LONDON, ENGLAND - JANUARY 14: Monumental red paper dress sculpture by British Artist Zoe Bradley is unveiled along side Royal and Aristocratic Heirlooms. At Sotheby's on January 14, 2016 in London, England. (Photo by John Phillips/Getty Images for Sotheby's)

 SHOE: EAST GALLERY
These gold shoe’s were based upon a Venetian shoe, from 1700. Often heels would be worn by men as well as women. A fine and expensive shoe always had red heels and soles – the dye was expensive and carried a martial overtone. This fashion soon spread overseas – Charles II of England Coronation portrait of 1661 features him wearing a pair of enormous red, French style heels – although he was over 6ft (1.85m) to begin with. It was also indicative of how the wearer of a red sole or heeled shoes was part of the elite inner court circle.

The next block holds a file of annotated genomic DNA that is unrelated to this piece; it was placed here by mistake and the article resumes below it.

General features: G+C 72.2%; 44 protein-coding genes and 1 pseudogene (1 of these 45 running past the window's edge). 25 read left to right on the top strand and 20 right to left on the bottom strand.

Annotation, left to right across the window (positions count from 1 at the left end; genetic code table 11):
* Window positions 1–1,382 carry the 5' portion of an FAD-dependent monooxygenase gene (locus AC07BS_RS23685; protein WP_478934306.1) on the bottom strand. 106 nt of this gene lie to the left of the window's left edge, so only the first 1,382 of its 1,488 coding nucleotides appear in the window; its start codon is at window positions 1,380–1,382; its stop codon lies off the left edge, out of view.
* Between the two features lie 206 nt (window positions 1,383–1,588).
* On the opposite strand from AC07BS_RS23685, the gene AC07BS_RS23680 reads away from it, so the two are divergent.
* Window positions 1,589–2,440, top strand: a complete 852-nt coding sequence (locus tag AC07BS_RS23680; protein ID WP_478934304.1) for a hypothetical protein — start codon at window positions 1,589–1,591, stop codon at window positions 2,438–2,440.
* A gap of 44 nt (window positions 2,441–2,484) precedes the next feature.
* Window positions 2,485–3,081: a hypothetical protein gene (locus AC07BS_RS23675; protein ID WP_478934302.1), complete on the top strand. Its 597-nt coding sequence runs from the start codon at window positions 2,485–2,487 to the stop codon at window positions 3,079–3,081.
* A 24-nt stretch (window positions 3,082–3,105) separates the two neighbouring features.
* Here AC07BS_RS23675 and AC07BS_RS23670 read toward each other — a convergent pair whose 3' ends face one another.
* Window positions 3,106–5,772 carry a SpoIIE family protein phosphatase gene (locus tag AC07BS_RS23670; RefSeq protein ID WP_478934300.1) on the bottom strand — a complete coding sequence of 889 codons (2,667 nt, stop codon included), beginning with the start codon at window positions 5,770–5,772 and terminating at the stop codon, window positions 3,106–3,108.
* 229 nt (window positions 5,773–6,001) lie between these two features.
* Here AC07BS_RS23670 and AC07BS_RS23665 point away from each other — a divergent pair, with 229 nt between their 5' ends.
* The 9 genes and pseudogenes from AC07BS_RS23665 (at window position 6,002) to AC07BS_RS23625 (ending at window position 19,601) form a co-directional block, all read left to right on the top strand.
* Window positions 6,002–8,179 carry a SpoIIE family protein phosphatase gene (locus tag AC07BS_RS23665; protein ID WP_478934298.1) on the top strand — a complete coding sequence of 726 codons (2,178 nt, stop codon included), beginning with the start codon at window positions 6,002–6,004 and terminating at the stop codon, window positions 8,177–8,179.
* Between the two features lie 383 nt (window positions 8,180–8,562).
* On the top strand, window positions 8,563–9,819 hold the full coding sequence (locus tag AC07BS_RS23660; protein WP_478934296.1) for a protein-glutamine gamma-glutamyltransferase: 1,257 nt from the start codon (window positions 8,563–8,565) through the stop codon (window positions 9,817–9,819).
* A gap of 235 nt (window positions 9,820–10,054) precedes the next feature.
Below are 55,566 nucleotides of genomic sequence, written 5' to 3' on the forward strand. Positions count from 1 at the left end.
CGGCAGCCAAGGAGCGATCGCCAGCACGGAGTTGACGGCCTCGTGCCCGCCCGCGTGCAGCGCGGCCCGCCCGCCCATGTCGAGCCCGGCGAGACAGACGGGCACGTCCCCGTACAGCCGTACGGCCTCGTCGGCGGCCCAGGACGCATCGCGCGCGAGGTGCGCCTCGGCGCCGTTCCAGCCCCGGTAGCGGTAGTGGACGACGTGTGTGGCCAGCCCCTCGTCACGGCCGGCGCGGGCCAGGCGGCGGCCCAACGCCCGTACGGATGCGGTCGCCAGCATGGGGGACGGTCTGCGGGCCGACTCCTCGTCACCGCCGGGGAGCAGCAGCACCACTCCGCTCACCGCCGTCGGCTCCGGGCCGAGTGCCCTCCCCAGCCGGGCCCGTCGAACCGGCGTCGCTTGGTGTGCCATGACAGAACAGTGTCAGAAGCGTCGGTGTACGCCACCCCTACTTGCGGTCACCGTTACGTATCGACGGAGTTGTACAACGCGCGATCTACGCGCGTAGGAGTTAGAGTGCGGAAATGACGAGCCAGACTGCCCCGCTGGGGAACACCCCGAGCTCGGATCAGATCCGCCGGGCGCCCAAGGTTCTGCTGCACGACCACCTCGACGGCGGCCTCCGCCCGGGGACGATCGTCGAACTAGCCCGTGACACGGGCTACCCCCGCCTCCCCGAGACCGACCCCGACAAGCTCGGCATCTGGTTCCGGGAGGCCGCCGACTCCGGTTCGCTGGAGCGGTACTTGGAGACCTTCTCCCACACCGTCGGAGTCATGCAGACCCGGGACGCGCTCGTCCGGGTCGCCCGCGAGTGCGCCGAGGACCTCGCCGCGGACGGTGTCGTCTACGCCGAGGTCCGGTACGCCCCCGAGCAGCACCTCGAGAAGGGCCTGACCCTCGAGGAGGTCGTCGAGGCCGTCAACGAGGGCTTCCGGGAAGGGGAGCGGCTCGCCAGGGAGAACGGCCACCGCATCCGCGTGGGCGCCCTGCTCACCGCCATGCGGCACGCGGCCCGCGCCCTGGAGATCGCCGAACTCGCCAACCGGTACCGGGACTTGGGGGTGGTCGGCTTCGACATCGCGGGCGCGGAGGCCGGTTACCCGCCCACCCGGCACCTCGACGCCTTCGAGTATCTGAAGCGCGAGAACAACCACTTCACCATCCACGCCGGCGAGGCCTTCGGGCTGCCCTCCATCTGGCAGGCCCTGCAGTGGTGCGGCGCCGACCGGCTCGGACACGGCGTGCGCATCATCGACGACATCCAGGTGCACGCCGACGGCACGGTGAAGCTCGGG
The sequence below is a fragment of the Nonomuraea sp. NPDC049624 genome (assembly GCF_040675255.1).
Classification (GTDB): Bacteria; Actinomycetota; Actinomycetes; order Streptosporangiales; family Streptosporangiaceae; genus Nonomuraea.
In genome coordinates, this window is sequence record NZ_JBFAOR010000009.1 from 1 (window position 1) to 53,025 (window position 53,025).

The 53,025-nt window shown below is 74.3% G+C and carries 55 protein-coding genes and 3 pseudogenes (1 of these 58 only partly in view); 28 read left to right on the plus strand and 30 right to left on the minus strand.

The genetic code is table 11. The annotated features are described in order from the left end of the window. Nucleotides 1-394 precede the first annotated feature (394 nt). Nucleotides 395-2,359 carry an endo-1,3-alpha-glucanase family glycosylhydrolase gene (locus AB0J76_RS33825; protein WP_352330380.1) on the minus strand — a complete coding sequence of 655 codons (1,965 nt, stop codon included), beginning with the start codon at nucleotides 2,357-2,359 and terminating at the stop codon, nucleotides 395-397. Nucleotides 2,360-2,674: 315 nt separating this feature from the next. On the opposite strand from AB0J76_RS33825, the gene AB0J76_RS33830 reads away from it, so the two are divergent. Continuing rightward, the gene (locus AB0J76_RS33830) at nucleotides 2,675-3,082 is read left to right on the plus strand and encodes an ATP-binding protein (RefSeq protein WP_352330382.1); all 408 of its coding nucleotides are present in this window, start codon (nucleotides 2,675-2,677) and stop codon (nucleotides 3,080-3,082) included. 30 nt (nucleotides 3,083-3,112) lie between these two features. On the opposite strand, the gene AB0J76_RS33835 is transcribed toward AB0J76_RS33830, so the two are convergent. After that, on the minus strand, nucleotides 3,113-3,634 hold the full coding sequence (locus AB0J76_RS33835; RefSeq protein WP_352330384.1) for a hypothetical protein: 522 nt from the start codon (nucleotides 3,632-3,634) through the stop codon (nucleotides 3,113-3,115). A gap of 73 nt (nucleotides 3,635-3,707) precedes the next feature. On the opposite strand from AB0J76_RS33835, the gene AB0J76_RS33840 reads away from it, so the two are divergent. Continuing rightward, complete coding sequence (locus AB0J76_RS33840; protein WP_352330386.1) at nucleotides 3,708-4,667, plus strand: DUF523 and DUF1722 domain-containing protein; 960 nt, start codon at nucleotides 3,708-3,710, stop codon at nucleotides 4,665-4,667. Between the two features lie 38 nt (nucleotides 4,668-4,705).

LONDON, ENGLAND - JANUARY 14: A gallery technician adjusts paper sculpture shoes adorned with Swarovski crystals. At Sotheby's on January 14, 2016 in London, England. (Photo by John Phillips/Getty Images for Sotheby's)

 

The texture of the chinese silk was recreated through scoring by hand a scratched line across the metallic card to emulate this fine surface texture. The carnation and blossom flowers and 3D scroll effect were brought to life through pressing textures into the paper to bring these details to life. Every part of the shoe was recreated in acute detail, plaited edging and rolled strips make up the carved paper heals. The paper shoes were finished with a row of clear cut crystals that were placed around a paper buckle. A truly detailed work of art, if only they could be worn!